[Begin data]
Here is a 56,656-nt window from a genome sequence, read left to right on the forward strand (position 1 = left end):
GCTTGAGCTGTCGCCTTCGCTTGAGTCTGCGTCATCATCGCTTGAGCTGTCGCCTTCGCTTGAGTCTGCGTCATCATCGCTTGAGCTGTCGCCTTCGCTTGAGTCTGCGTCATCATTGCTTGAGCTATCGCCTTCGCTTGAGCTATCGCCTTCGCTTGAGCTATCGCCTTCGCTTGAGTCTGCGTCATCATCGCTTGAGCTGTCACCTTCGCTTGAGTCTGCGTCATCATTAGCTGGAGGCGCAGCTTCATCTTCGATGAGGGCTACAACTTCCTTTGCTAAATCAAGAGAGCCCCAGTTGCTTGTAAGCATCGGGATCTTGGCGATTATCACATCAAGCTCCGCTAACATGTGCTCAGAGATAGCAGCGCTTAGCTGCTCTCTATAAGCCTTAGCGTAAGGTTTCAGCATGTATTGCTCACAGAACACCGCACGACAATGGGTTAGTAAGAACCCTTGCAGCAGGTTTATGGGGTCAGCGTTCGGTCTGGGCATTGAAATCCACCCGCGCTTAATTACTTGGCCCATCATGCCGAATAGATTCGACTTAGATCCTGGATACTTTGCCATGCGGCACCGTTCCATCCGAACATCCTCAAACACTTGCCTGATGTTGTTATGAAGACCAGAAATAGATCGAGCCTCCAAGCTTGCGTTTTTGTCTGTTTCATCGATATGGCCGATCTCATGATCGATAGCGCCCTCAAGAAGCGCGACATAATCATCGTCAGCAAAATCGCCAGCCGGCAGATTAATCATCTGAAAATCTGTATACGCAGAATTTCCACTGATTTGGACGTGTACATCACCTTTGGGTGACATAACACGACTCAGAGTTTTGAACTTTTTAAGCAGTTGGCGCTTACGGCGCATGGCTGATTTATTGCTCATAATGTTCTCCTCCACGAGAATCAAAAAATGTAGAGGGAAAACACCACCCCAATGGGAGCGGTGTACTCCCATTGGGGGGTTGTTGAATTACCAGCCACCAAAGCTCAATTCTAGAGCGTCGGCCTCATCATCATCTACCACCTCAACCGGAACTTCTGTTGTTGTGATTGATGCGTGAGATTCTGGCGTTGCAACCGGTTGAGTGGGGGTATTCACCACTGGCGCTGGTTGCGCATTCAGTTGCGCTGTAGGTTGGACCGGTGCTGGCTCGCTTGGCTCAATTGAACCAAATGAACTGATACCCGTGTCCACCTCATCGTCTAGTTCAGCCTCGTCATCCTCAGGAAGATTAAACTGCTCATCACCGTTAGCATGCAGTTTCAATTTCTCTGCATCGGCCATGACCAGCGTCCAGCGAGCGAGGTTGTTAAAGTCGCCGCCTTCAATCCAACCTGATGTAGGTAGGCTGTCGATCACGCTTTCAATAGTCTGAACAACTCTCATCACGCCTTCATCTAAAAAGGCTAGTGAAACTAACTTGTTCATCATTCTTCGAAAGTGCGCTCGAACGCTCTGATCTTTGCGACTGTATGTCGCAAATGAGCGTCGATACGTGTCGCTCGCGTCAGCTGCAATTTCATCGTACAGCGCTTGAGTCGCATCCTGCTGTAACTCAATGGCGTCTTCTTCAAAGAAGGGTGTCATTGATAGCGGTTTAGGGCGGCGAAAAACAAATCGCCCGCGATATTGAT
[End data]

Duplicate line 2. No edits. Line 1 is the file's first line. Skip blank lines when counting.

GCTTGAGCTGTCGCCTTCGCTTGAGTCTGCGTCATCATCGCTTGAGCTGTCGCCTTCGCTTGAGTCTGCGTCATCATCGCTTGAGCTGTCGCCTTCGCTTGAGTCTGCGTCATCATTGCTTGAGCTATCGCCTTCGCTTGAGCTATCGCCTTCGCTTGAGCTATCGCCTTCGCTTGAGTCTGCGTCATCATCGCTTGAGCTGTCACCTTCGCTTGAGTCTGCGTCATCATTAGCTGGAGGCGCAGCTTCATCTTCGATGAGGGCTACAACTTCCTTTGCTAAATCAAGAGAGCCCCAGTTGCTTGTAAGCATCGGGATCTTGGCGATTATCACATCAAGCTCCGCTAACATGTGCTCAGAGATAGCAGCGCTTAGCTGCTCTCTATAAGCCTTAGCGTAAGGTTTCAGCATGTATTGCTCACAGAACACCGCACGACAATGGGTTAGTAAGAACCCTTGCAGCAGGTTTATGGGGTCAGCGTTCGGTCTGGGCATTGAAATCCACCCGCGCTTAATTACTTGGCCCATCATGCCGAATAGATTCGACTTAGATCCTGGATACTTTGCCATGCGGCACCGTTCCATCCGAACATCCTCAAACACTTGCCTGATGTTGTTATGAAGACCAGAAATAGATCGAGCCTCCAAGCTTGCGTTTTTGTCTGTTTCATCGATATGGCCGATCTCATGATCGATAGCGCCCTCAAGAAGCGCGACATAATCATCGTCAGCAAAATCGCCAGCCGGCAGATTAATCATCTGAAAATCTGTATACGCAGAATTTCCACTGATTTGGACGTGTACATCACCTTTGGGTGACATAACACGACTCAGAGTTTTGAACTTTTTAAGCAGTTGGCGCTTACGGCGCATGGCTGATTTATTGCTCATAATGTTCTCCTCCACGAGAATCAAAAAATGTAGAGGGAAAACACCACCCCAATGGGAGCGGTGTACTCCCATTGGGGGGTTGTTGAATTACCAGCCACCAAAGCTCAATTCTAGAGCGTCGGCCTCATCATCATCTACCACCTCAACCGGAACTTCTGTTGTTGTGATTGATGCGTGAGATTCTGGCGTTGCAACCGGTTGAGTGGGGGTATTCACCACTGGCGCTGGTTGCGCATTCAGTTGCGCTGTAGGTTGGACCGGTGCTGGCTCGCTTGGCTCAATTGAACCAAATGAACTGATACCCGTGTCCACCTCATCGTCTAGTTCAGCCTCGTCATCCTCAGGAAGATTAAACTGCTCATCACCGTTAGCATGCAGTTTCAATTTCTCTGCATCGGCCATGACCAGCGTCCAGCGAGCGAGGTTGTTAAAGTCGCCGCCTTCAATCCAACCTGATGTAGGTAGGCTGTCGATCACGCTTTCAATAGTCTGAACAACTCTCATCACGCCTTCATCTAAAAAGGCTAGTGAAACTAACTTGTTCATCATTCTTCGAAAGTGCGCTCGAACGCTCTGATCTTTGCGACTGTATGTCGCAAATGAGCGTCGATACGTGTCGCTCGCGTCAGCTGCAATTTCATCGTACAGCGCTTGAGTCGCATCCTGCTGTAACTCAATGGCGTCTTCTTCAAAGAAGGGTGTCATTGATAGCGGTTTAGGGCGGCGAAAAACAAATCGCCCGCGATATTGAT